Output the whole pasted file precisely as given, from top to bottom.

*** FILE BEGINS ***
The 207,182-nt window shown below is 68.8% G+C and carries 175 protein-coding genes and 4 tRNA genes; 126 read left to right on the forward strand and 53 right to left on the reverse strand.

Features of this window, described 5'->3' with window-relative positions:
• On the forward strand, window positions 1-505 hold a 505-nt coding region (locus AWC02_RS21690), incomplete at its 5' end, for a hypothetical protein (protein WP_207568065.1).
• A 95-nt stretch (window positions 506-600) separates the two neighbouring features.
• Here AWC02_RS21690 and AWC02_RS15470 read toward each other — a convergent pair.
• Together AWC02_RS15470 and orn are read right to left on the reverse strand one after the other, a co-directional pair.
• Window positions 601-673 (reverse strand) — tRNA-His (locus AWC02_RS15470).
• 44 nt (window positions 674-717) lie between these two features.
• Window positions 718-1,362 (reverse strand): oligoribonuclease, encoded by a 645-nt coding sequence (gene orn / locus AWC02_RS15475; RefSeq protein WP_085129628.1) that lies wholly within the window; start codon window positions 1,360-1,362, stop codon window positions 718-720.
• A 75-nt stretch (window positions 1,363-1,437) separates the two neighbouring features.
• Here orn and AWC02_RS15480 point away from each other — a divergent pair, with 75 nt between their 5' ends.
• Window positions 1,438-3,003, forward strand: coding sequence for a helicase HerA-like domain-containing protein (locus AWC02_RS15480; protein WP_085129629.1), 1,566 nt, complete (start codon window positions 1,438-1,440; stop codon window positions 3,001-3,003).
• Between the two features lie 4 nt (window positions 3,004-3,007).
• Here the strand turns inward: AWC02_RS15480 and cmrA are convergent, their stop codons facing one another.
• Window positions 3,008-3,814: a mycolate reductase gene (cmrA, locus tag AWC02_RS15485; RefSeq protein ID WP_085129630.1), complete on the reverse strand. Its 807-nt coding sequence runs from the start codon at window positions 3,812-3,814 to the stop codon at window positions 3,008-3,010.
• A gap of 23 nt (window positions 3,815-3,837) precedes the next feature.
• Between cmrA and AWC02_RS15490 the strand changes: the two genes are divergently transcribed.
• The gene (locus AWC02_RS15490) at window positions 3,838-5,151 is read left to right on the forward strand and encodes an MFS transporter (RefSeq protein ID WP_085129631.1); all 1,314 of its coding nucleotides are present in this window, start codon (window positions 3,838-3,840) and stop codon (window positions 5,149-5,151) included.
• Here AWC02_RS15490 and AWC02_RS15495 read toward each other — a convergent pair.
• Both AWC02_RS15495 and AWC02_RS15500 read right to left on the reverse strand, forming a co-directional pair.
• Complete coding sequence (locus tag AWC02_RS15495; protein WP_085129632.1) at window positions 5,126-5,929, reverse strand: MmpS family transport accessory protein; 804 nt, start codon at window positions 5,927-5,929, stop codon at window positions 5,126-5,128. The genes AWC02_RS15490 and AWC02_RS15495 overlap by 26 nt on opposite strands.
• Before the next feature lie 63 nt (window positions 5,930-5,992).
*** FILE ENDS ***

The 207,182-nt window shown below is 68.8% G+C and carries 175 protein-coding genes and 4 tRNA genes; 126 read left to right on the forward strand and 53 right to left on the reverse strand.

Features of this window, described 5'->3' with window-relative positions:
• On the forward strand, window positions 1-505 hold a 505-nt coding region (locus AWC02_RS21690), incomplete at its 5' end, for a hypothetical protein (protein WP_207568065.1).
• A 95-nt stretch (window positions 506-600) separates the two neighbouring features.
• Here AWC02_RS21690 and AWC02_RS15470 read toward each other — a convergent pair.
• Together AWC02_RS15470 and orn are read right to left on the reverse strand one after the other, a co-directional pair.
• Window positions 601-673 (reverse strand) — tRNA-His (locus AWC02_RS15470).
• 44 nt (window positions 674-717) lie between these two features.
• Window positions 718-1,362 (reverse strand): oligoribonuclease, encoded by a 645-nt coding sequence (gene orn / locus AWC02_RS15475; RefSeq protein WP_085129628.1) that lies wholly within the window; start codon window positions 1,360-1,362, stop codon window positions 718-720.
• A 75-nt stretch (window positions 1,363-1,437) separates the two neighbouring features.
• Here orn and AWC02_RS15480 point away from each other — a divergent pair, with 75 nt between their 5' ends.
• Window positions 1,438-3,003, forward strand: coding sequence for a helicase HerA-like domain-containing protein (locus AWC02_RS15480; protein WP_085129629.1), 1,566 nt, complete (start codon window positions 1,438-1,440; stop codon window positions 3,001-3,003).
• Between the two features lie 4 nt (window positions 3,004-3,007).
• Here the strand turns inward: AWC02_RS15480 and cmrA are convergent, their stop codons facing one another.
• Window positions 3,008-3,814: a mycolate reductase gene (cmrA, locus tag AWC02_RS15485; RefSeq protein ID WP_085129630.1), complete on the reverse strand. Its 807-nt coding sequence runs from the start codon at window positions 3,812-3,814 to the stop codon at window positions 3,008-3,010.
• A gap of 23 nt (window positions 3,815-3,837) precedes the next feature.
• Between cmrA and AWC02_RS15490 the strand changes: the two genes are divergently transcribed.
• The gene (locus AWC02_RS15490) at window positions 3,838-5,151 is read left to right on the forward strand and encodes an MFS transporter (RefSeq protein ID WP_085129631.1); all 1,314 of its coding nucleotides are present in this window, start codon (window positions 3,838-3,840) and stop codon (window positions 5,149-5,151) included.
• Here AWC02_RS15490 and AWC02_RS15495 read toward each other — a convergent pair.
• Both AWC02_RS15495 and AWC02_RS15500 read right to left on the reverse strand, forming a co-directional pair.
• Complete coding sequence (locus tag AWC02_RS15495; protein WP_085129632.1) at window positions 5,126-5,929, reverse strand: MmpS family transport accessory protein; 804 nt, start codon at window positions 5,927-5,929, stop codon at window positions 5,126-5,128. The genes AWC02_RS15490 and AWC02_RS15495 overlap by 26 nt on opposite strands.
• Before the next feature lie 63 nt (window positions 5,930-5,992).